Ohio's Newest Attorneys Exemplify Social Changes
By Csaba Sukosd | May 21, 2021
With just a few words, nearly 200 people's lives changed forever.
"I will honestly, faithfully, and dutifully discharge the duties of an attorney at law."
Ohio Supreme Court Chief Justice Maureen O'Connor led the oath of office, and the state's 196 newest lawyers followed virtually at the most recent Bar Admission Ceremony.
"To take the oath, I busted out in tears. It was everything," said Jameela Henderson, a new attorney.
It was the third straight ceremony held remotely due to COVID-19. The circumstances of the event were a reminder of the unique challenges these freshly-minted practitioners faced.
"In order to be here participating in this ceremony today, you have demonstrated tremendous resilience," said Summit County Common Pleas Juvenile Judge and Ohio State Bar Association President Linda Teodosio, who took part from her home.
The struggles mentioned by her and the other speakers - Chief Justice O'Connor, Justice Jennifer Brunner, and Capital University Law School Dean Reynaldo Anaya Valencia - extended beyond the pandemic.
For years, many of these aspiring legal minds have felt social justice's shortcomings.
Henderson, the first in her family to graduate college, has direct experience with the difficulties of navigating the judicial system. She's had multiple family members incarcerated, and remembers the challenges of them getting representation, or even the ability to communicate with them once they were in the criminal justice system, due to their socioeconomic hardships.
The University of Dayton School of Law graduate's pursuit to play a bigger part in criminal justice reform has only grown in the years since with the greater societal awareness about systemic inequities.
Now, she, and many others, have a larger voice to help others be heard.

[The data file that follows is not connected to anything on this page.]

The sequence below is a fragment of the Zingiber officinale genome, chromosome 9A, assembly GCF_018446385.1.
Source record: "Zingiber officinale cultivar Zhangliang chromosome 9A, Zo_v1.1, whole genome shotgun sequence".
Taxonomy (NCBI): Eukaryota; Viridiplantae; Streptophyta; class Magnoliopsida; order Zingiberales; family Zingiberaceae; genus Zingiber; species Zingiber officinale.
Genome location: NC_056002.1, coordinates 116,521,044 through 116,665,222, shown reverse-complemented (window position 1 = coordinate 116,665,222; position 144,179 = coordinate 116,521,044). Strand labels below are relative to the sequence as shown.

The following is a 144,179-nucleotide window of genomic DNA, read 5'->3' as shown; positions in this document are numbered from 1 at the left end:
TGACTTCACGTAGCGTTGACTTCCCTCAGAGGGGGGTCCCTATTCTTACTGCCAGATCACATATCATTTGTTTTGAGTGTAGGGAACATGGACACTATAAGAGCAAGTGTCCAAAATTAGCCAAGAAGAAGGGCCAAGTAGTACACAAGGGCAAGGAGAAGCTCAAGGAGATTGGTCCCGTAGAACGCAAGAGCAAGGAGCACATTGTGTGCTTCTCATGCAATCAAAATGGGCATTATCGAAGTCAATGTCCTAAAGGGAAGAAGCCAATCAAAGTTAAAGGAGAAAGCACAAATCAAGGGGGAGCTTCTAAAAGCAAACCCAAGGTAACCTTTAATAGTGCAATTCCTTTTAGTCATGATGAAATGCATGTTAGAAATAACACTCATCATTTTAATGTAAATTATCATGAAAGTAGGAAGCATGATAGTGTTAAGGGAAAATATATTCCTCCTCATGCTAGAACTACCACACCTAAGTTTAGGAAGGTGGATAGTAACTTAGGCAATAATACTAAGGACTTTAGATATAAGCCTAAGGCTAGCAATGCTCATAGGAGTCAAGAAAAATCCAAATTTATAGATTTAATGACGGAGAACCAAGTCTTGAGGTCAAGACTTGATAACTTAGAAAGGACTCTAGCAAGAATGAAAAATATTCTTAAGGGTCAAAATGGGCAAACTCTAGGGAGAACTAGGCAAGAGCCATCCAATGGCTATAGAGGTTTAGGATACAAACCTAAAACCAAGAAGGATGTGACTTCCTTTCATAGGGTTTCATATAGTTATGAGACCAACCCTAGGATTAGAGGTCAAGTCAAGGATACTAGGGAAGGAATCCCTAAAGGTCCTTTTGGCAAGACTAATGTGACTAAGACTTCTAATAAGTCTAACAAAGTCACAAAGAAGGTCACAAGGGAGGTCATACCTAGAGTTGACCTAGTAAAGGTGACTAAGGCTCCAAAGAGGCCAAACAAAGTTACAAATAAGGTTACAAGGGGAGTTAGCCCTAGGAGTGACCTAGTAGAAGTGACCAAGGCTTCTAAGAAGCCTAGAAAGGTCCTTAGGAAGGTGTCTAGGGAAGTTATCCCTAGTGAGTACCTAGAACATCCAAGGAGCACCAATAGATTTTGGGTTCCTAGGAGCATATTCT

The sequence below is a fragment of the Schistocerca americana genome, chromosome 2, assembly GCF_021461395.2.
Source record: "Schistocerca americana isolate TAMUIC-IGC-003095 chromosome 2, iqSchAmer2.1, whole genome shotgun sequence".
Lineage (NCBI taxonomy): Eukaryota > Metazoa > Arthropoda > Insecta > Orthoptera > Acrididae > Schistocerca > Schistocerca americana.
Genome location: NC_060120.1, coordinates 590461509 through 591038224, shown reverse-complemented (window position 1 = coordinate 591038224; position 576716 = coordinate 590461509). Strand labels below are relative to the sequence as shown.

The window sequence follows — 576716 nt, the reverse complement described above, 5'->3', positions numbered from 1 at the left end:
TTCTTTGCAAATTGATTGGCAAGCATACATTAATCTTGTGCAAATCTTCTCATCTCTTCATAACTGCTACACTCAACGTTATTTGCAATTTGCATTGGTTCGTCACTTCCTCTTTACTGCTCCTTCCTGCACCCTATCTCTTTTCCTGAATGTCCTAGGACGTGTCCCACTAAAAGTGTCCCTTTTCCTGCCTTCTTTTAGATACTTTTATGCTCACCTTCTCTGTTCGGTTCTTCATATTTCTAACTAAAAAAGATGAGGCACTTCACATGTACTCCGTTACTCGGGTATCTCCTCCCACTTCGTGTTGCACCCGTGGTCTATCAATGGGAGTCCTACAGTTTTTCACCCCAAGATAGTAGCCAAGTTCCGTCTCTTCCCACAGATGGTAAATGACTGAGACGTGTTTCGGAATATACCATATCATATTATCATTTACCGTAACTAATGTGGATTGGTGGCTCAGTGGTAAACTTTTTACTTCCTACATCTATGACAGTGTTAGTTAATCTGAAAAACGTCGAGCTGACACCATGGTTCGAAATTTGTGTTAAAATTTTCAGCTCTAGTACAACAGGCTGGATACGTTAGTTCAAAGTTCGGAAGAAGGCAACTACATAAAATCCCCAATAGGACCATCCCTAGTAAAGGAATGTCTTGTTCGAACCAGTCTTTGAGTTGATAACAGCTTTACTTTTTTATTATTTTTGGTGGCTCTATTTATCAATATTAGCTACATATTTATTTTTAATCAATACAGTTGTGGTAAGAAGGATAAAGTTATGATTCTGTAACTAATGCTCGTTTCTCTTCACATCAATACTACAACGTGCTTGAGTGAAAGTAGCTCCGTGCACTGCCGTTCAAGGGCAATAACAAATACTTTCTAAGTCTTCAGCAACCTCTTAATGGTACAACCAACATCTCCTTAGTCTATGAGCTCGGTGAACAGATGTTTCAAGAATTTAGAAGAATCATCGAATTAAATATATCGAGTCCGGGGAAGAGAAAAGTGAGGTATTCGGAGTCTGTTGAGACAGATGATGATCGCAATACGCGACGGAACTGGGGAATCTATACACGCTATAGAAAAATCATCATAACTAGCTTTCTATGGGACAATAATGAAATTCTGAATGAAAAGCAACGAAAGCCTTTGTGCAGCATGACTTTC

"There's only 5% of Black attorneys in the US. So, to be added to that percentage made me feel amazing," said Henderson.
Pioneering women with varied public service backgrounds who are now justices reminded the young lawyers that the power and responsibility of advocacy extends to all of them, regardless of their practice.
"You may not have thought of yourself as a protector of human rights, but no matter the setting, that is part of your charge today, and always, as an attorney," said Justice Brunner.
The Court's newest member sees parallels between today's professional and social climate, and what she experienced as a young woman entering the legal profession four decades ago by trying to fit into a "man's world," referencing how women were expected to dress and fights for maternity leave.
The gender shift within the profession, much like graduating law school, came with time and hard work.
Despite all of the obstacles, this set of bar applicants had the highest passing rate for a February bar exam since 2016. As the first group in the state to take the full Uniform Bar Examination, they can also transfer their law license to 37 other states, the District of Columbia, and the U.S. Virgin Islands.
"You're entering a world where the work is seldom easy, but it's also a world where the work can be so satisfying," said Chief Justice O'Connor.
Transformations are inevitable - in and outside of the legal field. For the Bar Admission Ceremony, it's similar to what nature brings every spring.
"I do feel like I've had that kind of butterfly moment. You know, I was in my cocoon of law school, and now I've emerged," said new attorney Nataliya Merkoulova.